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How AI is becoming more human-like with senses
Thursday 16 August 2018
When we’re talking about AI we tend to speak in terms of intelligence and learning. Algorithms feeding data into AI systems to make them smarter and faster, and so on.
What we rarely do is use the language of the senses. Sight, hearing, smell, taste and touch are something we naturally prescribe to organic, sentient beings like ourselves. However, how an AI system perceives the world around it, and interprets that data is the next frontier of AI research, and future applications could revolutionise innumerable fields and sectors.
AI systems are efficient in recognising patterns, so a “seeing” AI could be used to extract data from medical images like MRIs and X-Rays. Cross-referencing this data with that of previously seen images, the AI could help make recommendations on the progress of a patient’s treatment or worsening of the condition.
Hearing AI, amongst other things, could help with home security. A system could interpret the difference between a friendly dog bark and an aggressive one, alerting the absent homeowner that there may be trouble at home.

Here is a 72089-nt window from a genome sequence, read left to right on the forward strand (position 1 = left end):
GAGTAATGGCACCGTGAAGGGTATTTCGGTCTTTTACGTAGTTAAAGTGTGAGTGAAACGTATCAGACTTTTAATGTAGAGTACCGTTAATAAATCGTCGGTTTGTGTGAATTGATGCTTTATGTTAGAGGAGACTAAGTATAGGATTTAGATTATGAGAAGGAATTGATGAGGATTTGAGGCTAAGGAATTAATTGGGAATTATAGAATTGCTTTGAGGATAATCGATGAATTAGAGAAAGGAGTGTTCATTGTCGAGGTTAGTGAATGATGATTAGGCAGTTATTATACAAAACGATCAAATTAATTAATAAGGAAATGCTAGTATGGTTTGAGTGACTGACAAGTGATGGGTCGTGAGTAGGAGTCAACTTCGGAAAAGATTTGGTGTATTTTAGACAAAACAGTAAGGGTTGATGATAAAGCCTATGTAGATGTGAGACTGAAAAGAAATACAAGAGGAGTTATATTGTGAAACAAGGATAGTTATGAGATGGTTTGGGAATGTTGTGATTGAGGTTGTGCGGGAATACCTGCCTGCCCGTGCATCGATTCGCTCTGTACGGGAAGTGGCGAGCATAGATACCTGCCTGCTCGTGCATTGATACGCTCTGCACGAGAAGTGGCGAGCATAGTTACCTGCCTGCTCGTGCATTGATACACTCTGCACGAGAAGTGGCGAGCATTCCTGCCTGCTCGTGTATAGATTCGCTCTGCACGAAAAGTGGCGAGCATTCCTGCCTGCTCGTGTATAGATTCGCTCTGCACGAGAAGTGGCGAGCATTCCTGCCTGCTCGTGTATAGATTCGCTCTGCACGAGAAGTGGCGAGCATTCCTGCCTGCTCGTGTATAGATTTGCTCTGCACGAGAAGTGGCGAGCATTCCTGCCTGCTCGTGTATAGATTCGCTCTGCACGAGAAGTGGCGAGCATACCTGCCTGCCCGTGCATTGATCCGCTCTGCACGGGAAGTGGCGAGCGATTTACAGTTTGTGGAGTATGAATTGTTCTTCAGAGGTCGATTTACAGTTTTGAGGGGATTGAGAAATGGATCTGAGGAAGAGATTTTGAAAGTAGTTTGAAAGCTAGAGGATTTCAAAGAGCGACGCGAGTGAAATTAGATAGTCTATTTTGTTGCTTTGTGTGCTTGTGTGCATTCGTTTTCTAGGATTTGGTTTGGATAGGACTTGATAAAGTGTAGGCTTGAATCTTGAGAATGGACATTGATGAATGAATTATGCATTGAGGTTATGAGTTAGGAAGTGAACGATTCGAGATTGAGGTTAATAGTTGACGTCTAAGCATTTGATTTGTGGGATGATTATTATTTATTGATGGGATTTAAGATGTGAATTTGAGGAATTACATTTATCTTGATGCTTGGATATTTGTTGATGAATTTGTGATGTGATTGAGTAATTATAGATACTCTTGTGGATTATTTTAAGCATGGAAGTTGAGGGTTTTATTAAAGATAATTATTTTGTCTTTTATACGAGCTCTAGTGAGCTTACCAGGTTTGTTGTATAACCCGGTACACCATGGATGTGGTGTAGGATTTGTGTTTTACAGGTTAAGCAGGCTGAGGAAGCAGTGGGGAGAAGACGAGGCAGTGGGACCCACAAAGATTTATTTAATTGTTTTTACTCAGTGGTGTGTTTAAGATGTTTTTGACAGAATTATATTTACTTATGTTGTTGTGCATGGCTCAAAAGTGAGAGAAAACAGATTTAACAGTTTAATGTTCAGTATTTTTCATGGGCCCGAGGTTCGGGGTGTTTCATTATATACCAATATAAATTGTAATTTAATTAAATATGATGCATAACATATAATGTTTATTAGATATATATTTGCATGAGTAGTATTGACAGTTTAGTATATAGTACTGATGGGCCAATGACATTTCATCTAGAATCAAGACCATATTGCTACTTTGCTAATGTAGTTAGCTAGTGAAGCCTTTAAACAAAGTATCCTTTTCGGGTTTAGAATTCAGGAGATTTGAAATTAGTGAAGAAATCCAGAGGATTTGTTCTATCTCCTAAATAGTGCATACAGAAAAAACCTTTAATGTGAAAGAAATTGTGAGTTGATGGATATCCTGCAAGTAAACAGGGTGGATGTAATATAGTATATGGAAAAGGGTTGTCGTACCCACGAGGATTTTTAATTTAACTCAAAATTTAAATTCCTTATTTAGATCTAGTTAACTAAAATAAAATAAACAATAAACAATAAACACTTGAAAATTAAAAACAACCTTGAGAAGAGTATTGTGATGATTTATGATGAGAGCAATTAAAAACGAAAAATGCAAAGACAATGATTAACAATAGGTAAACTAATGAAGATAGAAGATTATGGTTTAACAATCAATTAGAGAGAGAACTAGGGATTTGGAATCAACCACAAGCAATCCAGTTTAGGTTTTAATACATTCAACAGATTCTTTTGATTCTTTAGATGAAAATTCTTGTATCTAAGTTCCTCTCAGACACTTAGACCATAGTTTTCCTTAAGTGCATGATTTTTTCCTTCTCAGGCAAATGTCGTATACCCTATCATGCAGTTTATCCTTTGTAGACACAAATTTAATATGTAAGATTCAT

AI with ultra-sensitive smell could detect tiny particles of pollutants or toxic gases in the air, controlling airflow automatically inside buildings. Alternatively, they could be used by environmentalists to more precisely monitor air pollution levels.
What good is an AI with taste? For one, it could create complex flavour pairings to excite our taste buds. Or, in an industry like mass tea production, where consistency of blend and taste is paramount, could be used to make sure every cuppa is as good as the one that came before.
With advances in infrared and haptic feedback technologies, cognitive senses could soon interpret and simulate textures. Imagine shopping for clothing on your smartphone, and the screen’s texture changes to simulate how the garment feels. This may sound like Sci-Fi, but it’s a likely reality.
These are just a small handful of the applications that sensing AI could spearhead. In fact, there are a number of companies who are already pioneering this technology, which will make machines truly smart.
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